Curtis Lazar just turned 17. For about two years now, he has been labelled as something out of the ordinary in the hockey world.
The Vernon teen comes from a loving family. He has three siblings and more than 2,000 friends on Facebook. As a rookie, Lazar is making all the right moves on and off the ice with the Western Hockey League Edmonton Oil Kings.
After a first-round playoff sweep over the Kootenay Ice, the 6-foot, 190-pound magical centre leads Edmonton in scoring with three goals and seven points. He was a plus-four.
Ross Mahoney, the director of amateur scouting for the Washington Capitals – who took in the Rockets-Portland Winterhawks game Thursday night in Kelowna – has seen Lazar play four times this season.
“Actually I saw him play last night (Wednesday in Cranbrook) in a playoff game and he played very well, especially for a young player,” said Mahoney, a former Regina schoolteacher. “He scored a goal around the net, actually shot it quick release, put it up under the crossbar. I also noticed they gave him a lot of powerplay time too, which is pretty impressive on a pretty good team.
Mahoney says Lazar – a serious 2013 NHL draft prospect – is ultra talented and brings a consistent package to the rink
“I think he’s a very honest player for his age. Sometimes the younger players come in and they’re very talented but they have to learn to play a little bit better away from the puck and backcheck, but he’s an honest player. He finishes every check, he goes hard to the net, he works in all three zones of the ice.
“If he keeps on improving like he has this year, and works hard in the off season, and gets himself prepared for next year, we’ll see how he does.”
Mahoney says Lazar’s commitment to excellence fits the criteria for making the show.
“You have to have a certain amount of skill to play in the NHL, and you have to skate to a certain level, but you have to come to every shift, every period, every game and try and play your best all the time.”
Vernon’s George Fargher, who scouts for the Ottawa Senators, has made game-night notes on Lazar at least half a dozen times. Fargher was also in Cranbrook for Game 3 when Lazar supplied 1+2 and was named third star.
“He’s a very skilled player, good hands, sees the ice well,” said Fargher, a retired City of Vernon works department foreman. “He moves the puck. He was actually playing on Edmonton’s first powerplay last night and played really well; had some good skills.”
Lazar, whose major junior baptism included 10 games with the Oil Kings last year (four in the playoffs) racked up 20 goals and 31 points this year.
“Obviously, being an underage (16) player this year, he started a little slower in the league and he was actually playing on the fourth line for probably the first half of the year,” said Fargher. “The last three or four times I’ve seen him, they’ve moved him up and he’s playing on the second line and third line and getting some powerplay time. So, obviously, he’s starting to come into his own and feeling comfortable with the league.”
Lazar played under former NHL d-man Robert Dirk at the Okanagan Hockey Academy in Penticton last season. He captained Team B.C. to a gold medal in the 2011 Canada Winter Games in Halifax, where he broke scoring records set by Sidney Crosby and Steven Stamkos. In mid-March, he was named Sport B.C. Junior Athlete of the Year.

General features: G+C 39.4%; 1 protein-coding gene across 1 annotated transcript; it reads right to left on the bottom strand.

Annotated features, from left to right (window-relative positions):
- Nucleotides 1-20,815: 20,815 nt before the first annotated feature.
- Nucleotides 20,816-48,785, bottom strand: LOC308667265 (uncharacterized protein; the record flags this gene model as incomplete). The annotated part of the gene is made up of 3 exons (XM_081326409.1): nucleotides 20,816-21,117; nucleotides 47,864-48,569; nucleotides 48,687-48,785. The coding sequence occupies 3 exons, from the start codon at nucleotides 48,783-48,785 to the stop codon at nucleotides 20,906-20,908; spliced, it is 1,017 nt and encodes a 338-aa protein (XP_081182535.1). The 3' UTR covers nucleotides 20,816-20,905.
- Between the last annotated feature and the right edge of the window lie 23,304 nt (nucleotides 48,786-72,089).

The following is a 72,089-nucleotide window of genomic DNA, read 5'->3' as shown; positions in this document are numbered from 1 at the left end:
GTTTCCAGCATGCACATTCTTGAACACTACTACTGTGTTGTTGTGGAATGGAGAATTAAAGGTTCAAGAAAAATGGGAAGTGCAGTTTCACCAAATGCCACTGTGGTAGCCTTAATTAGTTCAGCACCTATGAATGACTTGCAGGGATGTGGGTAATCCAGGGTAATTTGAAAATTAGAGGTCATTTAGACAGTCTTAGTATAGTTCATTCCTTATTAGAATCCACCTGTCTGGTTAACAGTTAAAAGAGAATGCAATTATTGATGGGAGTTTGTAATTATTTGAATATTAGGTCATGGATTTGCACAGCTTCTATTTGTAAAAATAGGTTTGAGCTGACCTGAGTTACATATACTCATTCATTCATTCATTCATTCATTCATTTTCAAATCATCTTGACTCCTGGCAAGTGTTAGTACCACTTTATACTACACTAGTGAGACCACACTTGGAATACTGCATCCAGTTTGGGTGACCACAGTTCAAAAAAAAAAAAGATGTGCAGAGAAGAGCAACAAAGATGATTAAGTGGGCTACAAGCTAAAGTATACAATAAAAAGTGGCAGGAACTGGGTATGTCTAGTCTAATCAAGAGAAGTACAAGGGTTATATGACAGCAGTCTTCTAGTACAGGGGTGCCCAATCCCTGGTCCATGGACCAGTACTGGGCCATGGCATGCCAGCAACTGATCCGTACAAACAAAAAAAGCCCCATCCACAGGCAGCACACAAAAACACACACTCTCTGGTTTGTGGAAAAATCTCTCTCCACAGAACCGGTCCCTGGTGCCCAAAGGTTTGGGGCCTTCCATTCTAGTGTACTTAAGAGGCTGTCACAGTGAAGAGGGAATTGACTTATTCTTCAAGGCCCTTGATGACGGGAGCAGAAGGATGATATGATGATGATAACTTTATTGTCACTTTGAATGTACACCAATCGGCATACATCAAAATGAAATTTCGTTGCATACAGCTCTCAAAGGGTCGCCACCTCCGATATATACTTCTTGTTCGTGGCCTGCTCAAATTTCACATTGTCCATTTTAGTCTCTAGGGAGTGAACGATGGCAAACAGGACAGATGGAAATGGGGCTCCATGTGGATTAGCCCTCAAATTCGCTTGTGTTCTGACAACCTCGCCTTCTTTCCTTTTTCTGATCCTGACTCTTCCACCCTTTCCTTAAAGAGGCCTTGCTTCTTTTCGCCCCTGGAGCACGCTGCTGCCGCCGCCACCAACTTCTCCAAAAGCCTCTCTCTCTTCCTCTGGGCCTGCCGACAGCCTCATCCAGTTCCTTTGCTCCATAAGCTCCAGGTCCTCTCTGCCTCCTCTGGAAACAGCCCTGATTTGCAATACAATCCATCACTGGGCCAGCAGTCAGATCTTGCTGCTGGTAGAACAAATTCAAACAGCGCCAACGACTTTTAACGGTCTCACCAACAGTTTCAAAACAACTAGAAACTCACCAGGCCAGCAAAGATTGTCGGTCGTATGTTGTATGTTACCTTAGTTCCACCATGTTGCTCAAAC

Fargher doesn’t see Lazar’s head swelling as he keeps finding glory at each level of hockey.
“I think any time a young player like that has success at a high profile Games like that, it’s good for his confidence. He seems to be a pretty level-headed kid and he seems to be handling it quite well so I’m sure it will be good for him in the future.”
Marty Stein, a Vernon high school phys-ed teacher who scouts for the Detroit Red Wings, has witnessed Lazar’s act four times this year.
“He’s a very, very skilled young man,” said Stein, during the first intermission at Prospera Place. “He’s still gotta grow into his body. He’s still gotta get a lot stronger, but the way he plays, he’s such a competitor. He’s got high-end skill. He’s not afraid to go into the dirty places.
“He’s playing on a high-octane team as well, and he’s the type of player that can keep up with those top-end guys. Next year, he’s a definite draft. And if he keeps playing like this, he’ll be top-three rounds, if not a top-round pick.”
Stein says NHL bird-dogs will hold off on making a can’t-miss tag until they see a player progress step by step.
“You can’t judge a kid by what he’s done before…There’s a lot of kids that plateau as Bantams. You’re thinking, ‘Holy cow, look at what these kids have done breaking all these records and that,’ and they get to the next level, Junior A, and what happened? They’re in awe. And there’s some kids who are late bloomers. You don’t even notice them and then all of a sudden they’re free agents, and you’re going, ‘Let’s get hold of this kid.’”
Stein also says Lazar’s future rests on how he handles life in his draft year.
“His development as a player depends on not only his skill level, but where he comes from, his head doesn’t get too big, he knows what he has to do. He’s a focused kid and it shows out on the ice.”
Lazar buried a rebound for a first-period powerplay goal and helped set up d-man Keegan Lowe’s goal in the third as Edmonton counted five answered snipes for a 6-3 win.
“Stuff is just happening out there,” Lazar told the Edmonton media after the Oil Kings rallied to beat the Ice in Game 3. “Coach (Derek Laxdal) put me back at centre with Stephane Legault and Henrik Samuelson,” he said. “Those were guys I’d played with earlier this year.”
Laxdal said it was Lazar who was actually the key to the line juggling.
“He’s outstanding. I wanted to put Curtis in a situation where he could get more exposure. He was more on a checking line.”